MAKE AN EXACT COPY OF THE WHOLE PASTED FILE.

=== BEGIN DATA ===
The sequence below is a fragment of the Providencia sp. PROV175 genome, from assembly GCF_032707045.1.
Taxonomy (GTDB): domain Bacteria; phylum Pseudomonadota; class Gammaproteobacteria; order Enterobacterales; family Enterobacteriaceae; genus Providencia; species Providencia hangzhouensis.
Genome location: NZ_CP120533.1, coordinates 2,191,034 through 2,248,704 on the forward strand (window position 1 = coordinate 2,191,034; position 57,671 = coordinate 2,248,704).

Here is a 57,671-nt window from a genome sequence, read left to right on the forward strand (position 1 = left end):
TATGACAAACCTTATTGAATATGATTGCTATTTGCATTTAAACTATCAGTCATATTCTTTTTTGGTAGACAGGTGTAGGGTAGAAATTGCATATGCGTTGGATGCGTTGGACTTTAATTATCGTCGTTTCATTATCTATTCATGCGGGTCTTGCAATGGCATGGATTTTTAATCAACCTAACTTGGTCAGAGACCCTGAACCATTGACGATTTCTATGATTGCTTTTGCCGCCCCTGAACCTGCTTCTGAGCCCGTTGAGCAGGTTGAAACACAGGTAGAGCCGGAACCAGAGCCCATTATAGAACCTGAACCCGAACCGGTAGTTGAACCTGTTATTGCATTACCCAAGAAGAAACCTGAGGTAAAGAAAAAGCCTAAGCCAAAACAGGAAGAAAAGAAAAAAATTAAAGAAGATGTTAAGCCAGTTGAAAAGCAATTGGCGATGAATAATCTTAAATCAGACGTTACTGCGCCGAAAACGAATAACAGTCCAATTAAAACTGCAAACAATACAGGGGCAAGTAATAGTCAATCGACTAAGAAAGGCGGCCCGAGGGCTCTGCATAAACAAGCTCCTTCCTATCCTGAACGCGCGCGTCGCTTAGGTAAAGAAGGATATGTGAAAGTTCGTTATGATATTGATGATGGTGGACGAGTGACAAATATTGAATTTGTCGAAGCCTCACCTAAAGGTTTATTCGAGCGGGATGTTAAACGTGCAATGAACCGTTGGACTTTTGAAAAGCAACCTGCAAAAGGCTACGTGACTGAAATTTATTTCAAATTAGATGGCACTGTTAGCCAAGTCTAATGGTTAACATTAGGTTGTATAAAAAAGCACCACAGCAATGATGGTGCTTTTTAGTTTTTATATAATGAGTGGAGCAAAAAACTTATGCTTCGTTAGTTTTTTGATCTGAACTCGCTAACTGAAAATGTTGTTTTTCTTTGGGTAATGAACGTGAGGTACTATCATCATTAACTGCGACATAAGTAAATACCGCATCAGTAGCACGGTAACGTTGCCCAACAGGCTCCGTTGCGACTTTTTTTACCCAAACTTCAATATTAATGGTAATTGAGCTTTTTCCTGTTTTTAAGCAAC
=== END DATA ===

The sequence below is a fragment of the Providencia sp. PROV175 genome, from assembly GCF_032707045.1.
Taxonomy (GTDB): domain Bacteria; phylum Pseudomonadota; class Gammaproteobacteria; order Enterobacterales; family Enterobacteriaceae; genus Providencia; species Providencia hangzhouensis.
Genome location: NZ_CP120533.1, coordinates 2,191,034 through 2,248,704 on the forward strand (window position 1 = coordinate 2,191,034; position 57,671 = coordinate 2,248,704).

Here is a 57,671-nt window from a genome sequence, read left to right on the forward strand (position 1 = left end):
TATGACAAACCTTATTGAATATGATTGCTATTTGCATTTAAACTATCAGTCATATTCTTTTTTGGTAGACAGGTGTAGGGTAGAAATTGCATATGCGTTGGATGCGTTGGACTTTAATTATCGTCGTTTCATTATCTATTCATGCGGGTCTTGCAATGGCATGGATTTTTAATCAACCTAACTTGGTCAGAGACCCTGAACCATTGACGATTTCTATGATTGCTTTTGCCGCCCCTGAACCTGCTTCTGAGCCCGTTGAGCAGGTTGAAACACAGGTAGAGCCGGAACCAGAGCCCATTATAGAACCTGAACCCGAACCGGTAGTTGAACCTGTTATTGCATTACCCAAGAAGAAACCTGAGGTAAAGAAAAAGCCTAAGCCAAAACAGGAAGAAAAGAAAAAAATTAAAGAAGATGTTAAGCCAGTTGAAAAGCAATTGGCGATGAATAATCTTAAATCAGACGTTACTGCGCCGAAAACGAATAACAGTCCAATTAAAACTGCAAACAATACAGGGGCAAGTAATAGTCAATCGACTAAGAAAGGCGGCCCGAGGGCTCTGCATAAACAAGCTCCTTCCTATCCTGAACGCGCGCGTCGCTTAGGTAAAGAAGGATATGTGAAAGTTCGTTATGATATTGATGATGGTGGACGAGTGACAAATATTGAATTTGTCGAAGCCTCACCTAAAGGTTTATTCGAGCGGGATGTTAAACGTGCAATGAACCGTTGGACTTTTGAAAAGCAACCTGCAAAAGGCTACGTGACTGAAATTTATTTCAAATTAGATGGCACTGTTAGCCAAGTCTAATGGTTAACATTAGGTTGTATAAAAAAGCACCACAGCAATGATGGTGCTTTTTAGTTTTTATATAATGAGTGGAGCAAAAAACTTATGCTTCGTTAGTTTTTTGATCTGAACTCGCTAACTGAAAATGTTGTTTTTCTTTGGGTAATGAACGTGAGGTACTATCATCATTAACTGCGACATAAGTAAATACCGCATCAGTAGCACGGTAACGTTGCCCAACAGGCTCCGTTGCGACTTTTTTTACCCAAACTTCAATATTAATGGTAATTGAGCTTTTTCCTGTTTTTAAGCAAC